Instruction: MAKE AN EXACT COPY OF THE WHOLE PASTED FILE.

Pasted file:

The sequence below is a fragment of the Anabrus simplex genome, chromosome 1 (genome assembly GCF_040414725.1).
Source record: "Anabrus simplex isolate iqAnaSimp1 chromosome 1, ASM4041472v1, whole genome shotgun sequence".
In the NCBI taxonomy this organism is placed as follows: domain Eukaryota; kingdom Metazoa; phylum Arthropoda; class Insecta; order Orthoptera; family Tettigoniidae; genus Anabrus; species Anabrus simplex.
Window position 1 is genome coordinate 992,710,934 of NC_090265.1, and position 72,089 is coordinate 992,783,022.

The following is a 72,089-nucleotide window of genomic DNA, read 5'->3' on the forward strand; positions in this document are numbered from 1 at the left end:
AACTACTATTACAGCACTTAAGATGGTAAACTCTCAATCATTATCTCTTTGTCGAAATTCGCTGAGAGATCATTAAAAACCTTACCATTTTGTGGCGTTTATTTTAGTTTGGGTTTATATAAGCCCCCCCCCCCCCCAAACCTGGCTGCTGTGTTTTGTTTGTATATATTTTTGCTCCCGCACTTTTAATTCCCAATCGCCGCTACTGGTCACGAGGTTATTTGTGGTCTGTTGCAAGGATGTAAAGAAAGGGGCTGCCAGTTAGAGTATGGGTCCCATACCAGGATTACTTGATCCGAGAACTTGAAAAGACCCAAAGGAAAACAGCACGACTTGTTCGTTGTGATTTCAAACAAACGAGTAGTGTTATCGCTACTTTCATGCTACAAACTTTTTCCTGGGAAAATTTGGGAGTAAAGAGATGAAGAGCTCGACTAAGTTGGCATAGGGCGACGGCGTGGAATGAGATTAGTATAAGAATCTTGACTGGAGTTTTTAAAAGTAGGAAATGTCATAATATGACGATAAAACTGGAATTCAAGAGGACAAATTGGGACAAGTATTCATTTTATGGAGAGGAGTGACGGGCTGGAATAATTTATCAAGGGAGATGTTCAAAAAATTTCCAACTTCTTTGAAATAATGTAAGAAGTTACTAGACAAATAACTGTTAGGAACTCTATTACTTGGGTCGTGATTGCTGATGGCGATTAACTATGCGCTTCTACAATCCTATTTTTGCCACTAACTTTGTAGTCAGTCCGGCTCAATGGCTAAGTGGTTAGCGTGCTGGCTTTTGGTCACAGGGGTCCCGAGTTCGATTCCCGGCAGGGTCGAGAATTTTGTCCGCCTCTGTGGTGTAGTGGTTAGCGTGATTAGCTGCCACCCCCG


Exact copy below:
The sequence below is a fragment of the Anabrus simplex genome, chromosome 1 (genome assembly GCF_040414725.1).
Source record: "Anabrus simplex isolate iqAnaSimp1 chromosome 1, ASM4041472v1, whole genome shotgun sequence".
In the NCBI taxonomy this organism is placed as follows: domain Eukaryota; kingdom Metazoa; phylum Arthropoda; class Insecta; order Orthoptera; family Tettigoniidae; genus Anabrus; species Anabrus simplex.
Window position 1 is genome coordinate 992,710,934 of NC_090265.1, and position 72,089 is coordinate 992,783,022.

The following is a 72,089-nucleotide window of genomic DNA, read 5'->3' on the forward strand; positions in this document are numbered from 1 at the left end:
AACTACTATTACAGCACTTAAGATGGTAAACTCTCAATCATTATCTCTTTGTCGAAATTCGCTGAGAGATCATTAAAAACCTTACCATTTTGTGGCGTTTATTTTAGTTTGGGTTTATATAAGCCCCCCCCCCCCCCAAACCTGGCTGCTGTGTTTTGTTTGTATATATTTTTGCTCCCGCACTTTTAATTCCCAATCGCCGCTACTGGTCACGAGGTTATTTGTGGTCTGTTGCAAGGATGTAAAGAAAGGGGCTGCCAGTTAGAGTATGGGTCCCATACCAGGATTACTTGATCCGAGAACTTGAAAAGACCCAAAGGAAAACAGCACGACTTGTTCGTTGTGATTTCAAACAAACGAGTAGTGTTATCGCTACTTTCATGCTACAAACTTTTTCCTGGGAAAATTTGGGAGTAAAGAGATGAAGAGCTCGACTAAGTTGGCATAGGGCGACGGCGTGGAATGAGATTAGTATAAGAATCTTGACTGGAGTTTTTAAAAGTAGGAAATGTCATAATATGACGATAAAACTGGAATTCAAGAGGACAAATTGGGACAAGTATTCATTTTATGGAGAGGAGTGACGGGCTGGAATAATTTATCAAGGGAGATGTTCAAAAAATTTCCAACTTCTTTGAAATAATGTAAGAAGTTACTAGACAAATAACTGTTAGGAACTCTATTACTTGGGTCGTGATTGCTGATGGCGATTAACTATGCGCTTCTACAATCCTATTTTTGCCACTAACTTTGTAGTCAGTCCGGCTCAATGGCTAAGTGGTTAGCGTGCTGGCTTTTGGTCACAGGGGTCCCGAGTTCGATTCCCGGCAGGGTCGAGAATTTTGTCCGCCTCTGTGGTGTAGTGGTTAGCGTGATTAGCTGCCACCCCCG